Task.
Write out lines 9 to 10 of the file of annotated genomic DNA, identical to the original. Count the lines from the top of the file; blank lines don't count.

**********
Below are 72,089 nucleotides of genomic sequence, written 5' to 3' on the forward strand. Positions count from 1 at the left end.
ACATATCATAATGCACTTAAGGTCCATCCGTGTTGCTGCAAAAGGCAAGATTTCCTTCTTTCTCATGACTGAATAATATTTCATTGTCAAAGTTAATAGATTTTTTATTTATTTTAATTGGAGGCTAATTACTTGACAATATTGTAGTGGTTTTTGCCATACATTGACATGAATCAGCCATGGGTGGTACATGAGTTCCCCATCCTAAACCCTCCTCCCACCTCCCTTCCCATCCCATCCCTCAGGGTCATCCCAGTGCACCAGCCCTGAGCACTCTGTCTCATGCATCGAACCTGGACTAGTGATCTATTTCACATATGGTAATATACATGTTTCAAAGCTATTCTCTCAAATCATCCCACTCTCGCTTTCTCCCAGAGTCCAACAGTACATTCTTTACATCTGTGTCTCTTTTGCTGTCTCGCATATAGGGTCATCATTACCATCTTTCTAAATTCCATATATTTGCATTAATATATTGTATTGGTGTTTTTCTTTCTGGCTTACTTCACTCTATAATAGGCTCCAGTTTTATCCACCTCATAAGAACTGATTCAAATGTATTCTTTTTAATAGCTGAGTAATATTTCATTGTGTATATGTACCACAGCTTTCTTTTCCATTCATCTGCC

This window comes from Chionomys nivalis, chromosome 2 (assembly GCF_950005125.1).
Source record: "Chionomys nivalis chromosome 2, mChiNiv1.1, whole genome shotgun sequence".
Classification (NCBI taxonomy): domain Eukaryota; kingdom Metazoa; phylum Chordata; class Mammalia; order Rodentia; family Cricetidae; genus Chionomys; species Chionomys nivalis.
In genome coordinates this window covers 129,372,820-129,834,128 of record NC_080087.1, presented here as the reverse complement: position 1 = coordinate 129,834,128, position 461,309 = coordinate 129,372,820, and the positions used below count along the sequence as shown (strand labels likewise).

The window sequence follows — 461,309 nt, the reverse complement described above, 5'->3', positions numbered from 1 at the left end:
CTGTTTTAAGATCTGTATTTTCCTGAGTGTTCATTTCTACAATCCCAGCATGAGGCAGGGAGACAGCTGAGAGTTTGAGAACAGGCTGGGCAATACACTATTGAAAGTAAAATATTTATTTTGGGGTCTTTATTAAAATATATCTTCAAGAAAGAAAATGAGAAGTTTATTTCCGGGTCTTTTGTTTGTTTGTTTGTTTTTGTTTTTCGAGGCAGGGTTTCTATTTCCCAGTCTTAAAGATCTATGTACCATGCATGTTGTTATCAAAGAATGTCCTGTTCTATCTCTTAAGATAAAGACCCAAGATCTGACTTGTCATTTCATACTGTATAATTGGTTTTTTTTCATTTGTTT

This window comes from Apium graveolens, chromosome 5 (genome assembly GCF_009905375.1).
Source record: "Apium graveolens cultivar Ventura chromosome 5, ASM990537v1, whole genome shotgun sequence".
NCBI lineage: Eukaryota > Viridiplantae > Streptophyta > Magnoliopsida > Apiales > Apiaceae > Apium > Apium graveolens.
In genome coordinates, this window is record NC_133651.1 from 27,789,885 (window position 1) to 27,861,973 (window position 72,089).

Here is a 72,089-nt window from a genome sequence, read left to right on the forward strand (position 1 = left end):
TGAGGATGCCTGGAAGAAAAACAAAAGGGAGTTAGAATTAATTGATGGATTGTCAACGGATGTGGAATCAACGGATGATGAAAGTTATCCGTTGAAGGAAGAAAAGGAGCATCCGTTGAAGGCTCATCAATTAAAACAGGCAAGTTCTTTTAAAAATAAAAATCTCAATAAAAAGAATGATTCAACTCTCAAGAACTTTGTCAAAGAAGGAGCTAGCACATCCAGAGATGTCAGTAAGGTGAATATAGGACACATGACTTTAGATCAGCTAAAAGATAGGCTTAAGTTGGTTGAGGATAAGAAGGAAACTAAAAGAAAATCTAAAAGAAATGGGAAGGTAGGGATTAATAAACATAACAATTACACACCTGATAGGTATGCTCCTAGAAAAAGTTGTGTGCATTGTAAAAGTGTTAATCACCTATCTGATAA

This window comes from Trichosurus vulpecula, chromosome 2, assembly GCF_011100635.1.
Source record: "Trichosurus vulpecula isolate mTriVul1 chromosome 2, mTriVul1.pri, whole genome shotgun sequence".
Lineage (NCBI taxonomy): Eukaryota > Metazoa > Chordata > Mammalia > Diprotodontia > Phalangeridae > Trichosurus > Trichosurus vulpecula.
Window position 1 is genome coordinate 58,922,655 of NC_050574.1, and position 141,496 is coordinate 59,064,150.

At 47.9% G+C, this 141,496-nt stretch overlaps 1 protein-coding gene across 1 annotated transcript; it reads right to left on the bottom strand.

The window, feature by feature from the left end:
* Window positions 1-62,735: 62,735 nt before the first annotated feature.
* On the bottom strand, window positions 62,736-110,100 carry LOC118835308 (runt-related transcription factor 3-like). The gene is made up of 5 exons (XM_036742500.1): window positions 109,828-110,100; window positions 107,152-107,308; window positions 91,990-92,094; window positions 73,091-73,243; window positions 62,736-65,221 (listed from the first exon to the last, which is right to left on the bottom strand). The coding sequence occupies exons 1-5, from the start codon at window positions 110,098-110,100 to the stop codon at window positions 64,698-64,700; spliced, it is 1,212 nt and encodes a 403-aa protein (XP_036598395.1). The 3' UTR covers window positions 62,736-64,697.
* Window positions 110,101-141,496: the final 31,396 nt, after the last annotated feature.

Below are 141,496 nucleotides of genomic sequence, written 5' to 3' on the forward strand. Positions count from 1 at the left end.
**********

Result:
This window comes from Apium graveolens, chromosome 5 (genome assembly GCF_009905375.1).
Source record: "Apium graveolens cultivar Ventura chromosome 5, ASM990537v1, whole genome shotgun sequence".